Wall art in the Joy House playroom.

Brenda Johnson, MA, LPC, RPT-S, NCC
Joy House Counseling Co-Director

“Daddy’s mean!” 

These two words powerfully sum up the reality of a 3-year old girl who recently moved into Joy House with her mother after fleeing a domestic violence relationship.  In three short years, this little girl’s reality has been one of fear, uncertainty, and violence.  

I have heard it mentioned often from the mothers of such children that their son or daughter did not directly witness the violence – the mother had either been pregnant with the child at the time, or the child was asleep when the violence occurred, or the child was away at school.  

The reality is that the child witnessing the domestic violence, even indirectly, is actually impacted more than the victim due to the mirroring neurons being activated in the child’s brain. Mirroring neurons are a group of cells that allows a child to imitate the actions and emotions of others, especially their caretakers, so they will respond not only to their own internal states at the moment of violence, but also to the actions and emotional states of other people.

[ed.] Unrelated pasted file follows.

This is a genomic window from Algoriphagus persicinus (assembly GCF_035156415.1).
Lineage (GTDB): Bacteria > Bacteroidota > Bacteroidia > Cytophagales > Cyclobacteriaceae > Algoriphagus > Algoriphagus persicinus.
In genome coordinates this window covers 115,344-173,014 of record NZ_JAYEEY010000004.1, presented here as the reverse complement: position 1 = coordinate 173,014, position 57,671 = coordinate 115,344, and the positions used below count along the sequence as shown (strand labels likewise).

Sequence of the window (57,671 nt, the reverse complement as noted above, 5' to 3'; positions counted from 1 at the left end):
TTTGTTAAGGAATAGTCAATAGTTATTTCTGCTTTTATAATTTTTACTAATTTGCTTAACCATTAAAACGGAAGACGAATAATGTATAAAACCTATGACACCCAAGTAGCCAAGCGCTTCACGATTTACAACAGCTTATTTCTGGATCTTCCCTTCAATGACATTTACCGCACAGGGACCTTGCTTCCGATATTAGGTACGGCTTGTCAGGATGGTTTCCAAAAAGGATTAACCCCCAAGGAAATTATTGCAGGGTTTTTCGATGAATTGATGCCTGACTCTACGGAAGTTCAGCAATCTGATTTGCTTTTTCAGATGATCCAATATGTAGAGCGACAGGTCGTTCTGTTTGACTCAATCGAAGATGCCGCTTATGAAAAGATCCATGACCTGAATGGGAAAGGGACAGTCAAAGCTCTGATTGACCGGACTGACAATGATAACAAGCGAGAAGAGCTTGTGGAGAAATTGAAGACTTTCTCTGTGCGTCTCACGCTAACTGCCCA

Dr. Byron Norton, author, researcher, and play therapist supervisor, states, “Children do not witness domestic violence.  They endure it.”  

Norton explains that the victim of domestic violence (the mother) can numb or dissociate during the trauma, but the child has no defense against the impact because the child’s mirroring neurons are firing, and the child is feeling every blow that is being inflicted on the mother. 

Whether they saw it, heard it, or felt it, these children live in a chronic state of stress with parents who are unable or unavailable to help regulate and calm their internal experience. 

According to Psychology Today, the psychological aftermath is daunting: These children grow up with excessive anxiety and/or depression; they often struggle with an array of academic, behavioral, and relational issues; and they become at risk for aggression, suicide, and substance abuse.  

In fact, recent studies have found that more than 2/3 of mass shootings are connected in some way with domestic violence (efsgv.org).  As we take a closer look at the reality of domestic violence in our community, we are forced to recognize the hard truth that these children are never merely bystanders.  

They, too, are victims, and they are crying out for help! Children’s play therapy can help them find healing.